CHAPTER XIV. THE WAR IN THE MIDDLE STATES AND ON THE SEA
THE FRIGATES. - Of the thirteen frigates ordered by Congress in 1775, only four remained by the end of 1778. Some were captured at sea, some were destroyed to prevent their falling into British hands, and one blew up while gallantly fighting. Of the cruisers bought in 1775, only one remained. Other purchases at home and abroad were made, but three frigates were captured and destroyed at Charleston in 1779, and by the end of the year our navy was reduced to six vessels. During the war 24 vessels of the navy were lost by capture, wreck, or destruction. The British navy lost 102.
THE PRIVATEERS. - So far we have considered only the American navy - the warships owned by the government. Congress also (March, 1776) issued letters of marque, or licenses to citizens to fit out armed vessels and make war on British ships armed or unarmed; and the sea soon swarmed with privateers fitted out, not only by citizens but also by the states. The privateers were active throughout the war, and took hundreds of prizes.
1. After the British left Boston, Washington moved his army to Long Island, where he was attacked by the British and driven up the Hudson to White Plains.
2. Later in the year (1776), Washington crossed the Hudson and retreated through New Jersey to Pennsylvania; then he turned about, won the battles of Trenton (December 26, 1776) and Princeton (January 3, 1777), and spent the rest of the winter in New Jersey.
3. The British plan for the campaign of 1777 was to cut off New England from the Middle States; Burgoyne was to come down from Canada and meet Howe, who was to move up the Hudson.
4. Burgoyne lost several battles, and was forced to surrender at Saratoga (October 17, 1777).
5. Howe put off going up the Hudson till too late; instead, he defeated Washington at Brandywine Creek (September 11, 1777), and captured Philadelphia. Washington then attacked Howe at Germantown, was defeated, and spent the winter at Valley Forge.
6. After Burgoyne's surrender, France recognized our independence (February, 1778) and joined us in the war.
7. Fearing a French attack on New York, the British left Philadelphia (June, 1778); Washington followed and fought the battle of Monmouth; but the British went on to New York, and for three years Washington remained near that city.
8. Congress, in December, 1775, created a little navy; but some of these vessels never got to sea; others under Hopkins and Barry won victories during 1776.
9. In 1777 the cruisers were sent to British waters and under Wilkes and others harried British coasts.
10. In 1778 Paul Jones sailed around Ireland and in 1779 he won his great victory in the Bonhomme Richard.
 Admiral Howe now wrote to Washington, offering pardon to all persons who should desist from rebellion; he addressed the letter to "George Washington, Esq.," and sent it under flag of truce. The messenger was told there was no one in the army with that title. A week later another messenger came with a paper addressed "George Washington, Esq. etc. etc." This time he was received; and when Washington declined to receive the letter, explained that "etc. etc." meant everything. "Indeed," said Washington, "they might mean anything." He was determined that Howe should recognize him as commander in chief of the Continental army, and not treat him as the leader of rebels.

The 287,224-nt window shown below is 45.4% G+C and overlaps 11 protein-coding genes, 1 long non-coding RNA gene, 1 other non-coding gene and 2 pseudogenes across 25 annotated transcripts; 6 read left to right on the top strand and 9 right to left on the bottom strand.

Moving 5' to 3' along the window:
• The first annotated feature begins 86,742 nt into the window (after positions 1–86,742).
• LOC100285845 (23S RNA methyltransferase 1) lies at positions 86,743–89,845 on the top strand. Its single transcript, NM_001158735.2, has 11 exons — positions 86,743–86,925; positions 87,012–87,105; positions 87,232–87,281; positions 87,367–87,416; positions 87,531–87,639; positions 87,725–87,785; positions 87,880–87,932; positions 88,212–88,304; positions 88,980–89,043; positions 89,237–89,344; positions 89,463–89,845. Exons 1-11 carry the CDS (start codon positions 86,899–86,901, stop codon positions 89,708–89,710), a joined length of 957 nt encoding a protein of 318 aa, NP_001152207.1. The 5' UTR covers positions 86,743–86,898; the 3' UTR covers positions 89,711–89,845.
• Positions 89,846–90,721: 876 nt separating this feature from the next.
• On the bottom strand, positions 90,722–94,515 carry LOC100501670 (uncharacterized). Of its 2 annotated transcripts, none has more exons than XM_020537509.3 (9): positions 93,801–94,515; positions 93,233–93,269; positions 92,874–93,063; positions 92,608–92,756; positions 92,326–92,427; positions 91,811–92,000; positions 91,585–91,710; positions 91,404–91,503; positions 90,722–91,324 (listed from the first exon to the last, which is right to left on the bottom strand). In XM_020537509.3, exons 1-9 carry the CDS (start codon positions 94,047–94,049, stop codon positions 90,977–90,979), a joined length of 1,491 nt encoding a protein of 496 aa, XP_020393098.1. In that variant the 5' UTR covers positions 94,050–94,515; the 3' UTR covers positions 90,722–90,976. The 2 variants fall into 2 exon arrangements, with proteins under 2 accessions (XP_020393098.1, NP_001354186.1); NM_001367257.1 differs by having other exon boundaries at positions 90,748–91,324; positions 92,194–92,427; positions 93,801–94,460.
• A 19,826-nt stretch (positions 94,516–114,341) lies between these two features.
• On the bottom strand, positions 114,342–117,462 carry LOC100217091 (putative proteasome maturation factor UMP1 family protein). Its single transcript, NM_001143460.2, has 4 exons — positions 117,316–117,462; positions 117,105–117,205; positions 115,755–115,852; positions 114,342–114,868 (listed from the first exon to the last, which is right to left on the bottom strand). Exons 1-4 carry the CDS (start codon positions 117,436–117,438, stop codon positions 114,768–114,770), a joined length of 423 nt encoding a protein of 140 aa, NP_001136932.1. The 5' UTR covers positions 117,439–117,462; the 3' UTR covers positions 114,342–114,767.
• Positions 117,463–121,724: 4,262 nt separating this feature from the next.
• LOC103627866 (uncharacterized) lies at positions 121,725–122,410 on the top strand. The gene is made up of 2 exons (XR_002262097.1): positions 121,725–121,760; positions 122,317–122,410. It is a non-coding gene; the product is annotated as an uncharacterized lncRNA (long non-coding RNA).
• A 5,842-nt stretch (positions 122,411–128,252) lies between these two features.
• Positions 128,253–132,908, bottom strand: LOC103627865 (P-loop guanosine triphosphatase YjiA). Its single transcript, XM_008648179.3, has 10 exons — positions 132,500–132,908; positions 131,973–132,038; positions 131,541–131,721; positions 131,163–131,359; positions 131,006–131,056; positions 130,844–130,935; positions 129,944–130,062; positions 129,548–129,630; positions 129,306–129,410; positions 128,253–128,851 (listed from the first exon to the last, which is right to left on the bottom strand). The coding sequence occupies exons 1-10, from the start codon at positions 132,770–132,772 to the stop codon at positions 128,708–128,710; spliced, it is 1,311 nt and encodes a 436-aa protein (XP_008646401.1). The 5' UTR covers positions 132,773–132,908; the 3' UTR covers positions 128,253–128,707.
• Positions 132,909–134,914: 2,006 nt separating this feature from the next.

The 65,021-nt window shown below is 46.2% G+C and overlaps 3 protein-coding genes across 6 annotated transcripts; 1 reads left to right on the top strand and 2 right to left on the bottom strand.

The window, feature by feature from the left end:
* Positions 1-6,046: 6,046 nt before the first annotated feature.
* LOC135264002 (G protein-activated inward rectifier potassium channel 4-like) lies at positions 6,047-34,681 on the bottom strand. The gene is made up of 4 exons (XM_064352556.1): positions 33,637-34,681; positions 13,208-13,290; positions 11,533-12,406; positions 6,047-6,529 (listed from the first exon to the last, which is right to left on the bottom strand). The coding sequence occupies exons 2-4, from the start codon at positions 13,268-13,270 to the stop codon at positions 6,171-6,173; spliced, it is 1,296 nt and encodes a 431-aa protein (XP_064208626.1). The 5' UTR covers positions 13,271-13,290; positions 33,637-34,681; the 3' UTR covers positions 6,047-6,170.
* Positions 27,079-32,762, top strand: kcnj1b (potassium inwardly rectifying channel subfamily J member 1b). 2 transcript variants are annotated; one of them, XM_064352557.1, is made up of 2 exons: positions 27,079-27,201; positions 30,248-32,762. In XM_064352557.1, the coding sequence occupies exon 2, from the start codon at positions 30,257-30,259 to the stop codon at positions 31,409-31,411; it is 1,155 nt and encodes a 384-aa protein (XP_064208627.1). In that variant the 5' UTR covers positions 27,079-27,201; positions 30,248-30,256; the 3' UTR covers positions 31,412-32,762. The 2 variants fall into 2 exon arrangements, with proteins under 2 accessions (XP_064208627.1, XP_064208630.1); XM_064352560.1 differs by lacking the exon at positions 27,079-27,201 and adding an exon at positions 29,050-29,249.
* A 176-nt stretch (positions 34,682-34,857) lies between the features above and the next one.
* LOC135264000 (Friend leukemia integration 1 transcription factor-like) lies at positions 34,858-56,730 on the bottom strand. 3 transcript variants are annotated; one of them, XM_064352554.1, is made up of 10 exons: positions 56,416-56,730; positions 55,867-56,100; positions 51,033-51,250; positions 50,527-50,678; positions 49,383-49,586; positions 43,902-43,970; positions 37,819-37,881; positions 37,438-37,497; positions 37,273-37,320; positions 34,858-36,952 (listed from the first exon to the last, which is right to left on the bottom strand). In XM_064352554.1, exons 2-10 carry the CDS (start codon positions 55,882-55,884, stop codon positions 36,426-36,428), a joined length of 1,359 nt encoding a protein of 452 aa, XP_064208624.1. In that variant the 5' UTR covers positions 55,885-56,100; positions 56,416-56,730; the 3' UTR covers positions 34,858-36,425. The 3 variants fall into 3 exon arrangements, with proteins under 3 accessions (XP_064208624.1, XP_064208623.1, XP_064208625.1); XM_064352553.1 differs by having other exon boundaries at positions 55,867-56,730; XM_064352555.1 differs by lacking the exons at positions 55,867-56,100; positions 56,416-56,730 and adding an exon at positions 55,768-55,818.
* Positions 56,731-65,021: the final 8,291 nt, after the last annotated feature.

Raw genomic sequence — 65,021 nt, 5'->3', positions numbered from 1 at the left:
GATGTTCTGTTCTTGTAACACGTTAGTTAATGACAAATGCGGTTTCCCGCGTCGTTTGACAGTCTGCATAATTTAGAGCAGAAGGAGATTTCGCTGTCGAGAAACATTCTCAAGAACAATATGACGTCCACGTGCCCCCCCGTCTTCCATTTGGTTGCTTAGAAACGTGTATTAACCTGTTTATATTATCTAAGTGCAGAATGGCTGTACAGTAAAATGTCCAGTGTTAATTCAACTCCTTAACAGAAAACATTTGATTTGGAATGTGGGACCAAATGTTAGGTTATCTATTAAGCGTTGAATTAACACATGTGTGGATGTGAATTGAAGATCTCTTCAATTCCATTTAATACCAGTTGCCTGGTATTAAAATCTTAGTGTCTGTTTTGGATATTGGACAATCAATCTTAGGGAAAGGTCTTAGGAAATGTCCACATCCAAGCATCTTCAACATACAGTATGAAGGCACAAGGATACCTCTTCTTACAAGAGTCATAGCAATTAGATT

Many of the prisoners taken in this and other battles were put on board ships anchored near Brooklyn. Their sufferings in these "Jersey prison ships" were terrible, and many died and were buried on the beach. From these rude graves their bones from time to time were washed out. At last in 1808 they were taken up and decently buried near the Brooklyn navy yard, and in 1873 were put in a vault in Washington Park, Brooklyn.
 While Washington was near New York, a young man named Nathan Hale volunteered to enter the British lines on Long Island to procure information greatly needed. As he was returning he was recognized by a Tory kinsman, was captured, tried as a spy, and hanged. His last words were: "I regret that I have but one life to lose for my country."
 When Howe, marching across Manhattan Island, reached Murray Hill, Mrs. Lindley Murray sent a servant to invite him to luncheon. The army was halted, and Mrs. Murray entertained Howe and his officers for two hours. It was this delay that enabled Putnam to escape.
 Charles Lee was in general command at Charleston during the attack on Fort Moultrie, and when he joined Washington at New York, was thought a great officer. Lee was jealous, hoped to be made commander in chief, and purposely left Washington to his fate. Later Lee crossed to New Jersey and took up his quarters at Basking Ridge, not far from Morristown, where the British captured him (December 13, 1776).
 Robert Morris was born at Liverpool, England, but came to Philadelphia as a lad and entered on a business career, and when the Revolution opened, was a man of means and influence. He signed the non-importation agreement of 1765, and signed the Declaration of Independence, and at this time (December, 1776) was a leading member of Congress. A year later, when the army was at Valley Forge, he sent it as a gift a large quantity of food and clothing. In 1781 Morris was made Superintendent of Finance, and in order to supply the army in the movement against Yorktown, lent his notes to the amount of $1,400,000. In 1781 he founded the Bank of North America, which is now the oldest bank in our country. After the war Morris was a senator from Pennsylvania. He speculated largely in Western lands, lost his fortune, and from 1798 to 1802 was a prisoner for debt. He died in 1806.